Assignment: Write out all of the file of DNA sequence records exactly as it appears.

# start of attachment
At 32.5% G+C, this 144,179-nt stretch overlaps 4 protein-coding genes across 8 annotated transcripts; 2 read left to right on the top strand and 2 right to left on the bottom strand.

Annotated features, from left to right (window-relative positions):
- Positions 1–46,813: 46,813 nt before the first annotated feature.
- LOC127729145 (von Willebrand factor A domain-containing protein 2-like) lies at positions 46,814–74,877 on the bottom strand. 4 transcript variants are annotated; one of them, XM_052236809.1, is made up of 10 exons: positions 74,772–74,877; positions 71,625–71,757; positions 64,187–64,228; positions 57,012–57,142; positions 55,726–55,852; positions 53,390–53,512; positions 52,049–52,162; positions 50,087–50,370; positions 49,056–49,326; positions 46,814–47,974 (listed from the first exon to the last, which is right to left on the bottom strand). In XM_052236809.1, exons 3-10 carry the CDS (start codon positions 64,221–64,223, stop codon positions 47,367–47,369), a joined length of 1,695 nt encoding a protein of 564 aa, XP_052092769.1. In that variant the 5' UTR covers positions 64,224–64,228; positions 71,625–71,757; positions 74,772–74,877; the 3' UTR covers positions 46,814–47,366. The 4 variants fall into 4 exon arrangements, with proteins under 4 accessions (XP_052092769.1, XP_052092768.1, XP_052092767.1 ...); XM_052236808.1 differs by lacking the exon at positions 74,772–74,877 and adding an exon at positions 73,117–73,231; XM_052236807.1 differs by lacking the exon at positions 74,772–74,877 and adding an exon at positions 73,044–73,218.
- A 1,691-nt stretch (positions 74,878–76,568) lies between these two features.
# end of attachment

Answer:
At 32.5% G+C, this 144,179-nt stretch overlaps 4 protein-coding genes across 8 annotated transcripts; 2 read left to right on the top strand and 2 right to left on the bottom strand.

Annotated features, from left to right (window-relative positions):
- Positions 1–46,813: 46,813 nt before the first annotated feature.
- LOC127729145 (von Willebrand factor A domain-containing protein 2-like) lies at positions 46,814–74,877 on the bottom strand. 4 transcript variants are annotated; one of them, XM_052236809.1, is made up of 10 exons: positions 74,772–74,877; positions 71,625–71,757; positions 64,187–64,228; positions 57,012–57,142; positions 55,726–55,852; positions 53,390–53,512; positions 52,049–52,162; positions 50,087–50,370; positions 49,056–49,326; positions 46,814–47,974 (listed from the first exon to the last, which is right to left on the bottom strand). In XM_052236809.1, exons 3-10 carry the CDS (start codon positions 64,221–64,223, stop codon positions 47,367–47,369), a joined length of 1,695 nt encoding a protein of 564 aa, XP_052092769.1. In that variant the 5' UTR covers positions 64,224–64,228; positions 71,625–71,757; positions 74,772–74,877; the 3' UTR covers positions 46,814–47,366. The 4 variants fall into 4 exon arrangements, with proteins under 4 accessions (XP_052092769.1, XP_052092768.1, XP_052092767.1 ...); XM_052236808.1 differs by lacking the exon at positions 74,772–74,877 and adding an exon at positions 73,117–73,231; XM_052236807.1 differs by lacking the exon at positions 74,772–74,877 and adding an exon at positions 73,044–73,218.
- A 1,691-nt stretch (positions 74,878–76,568) lies between these two features.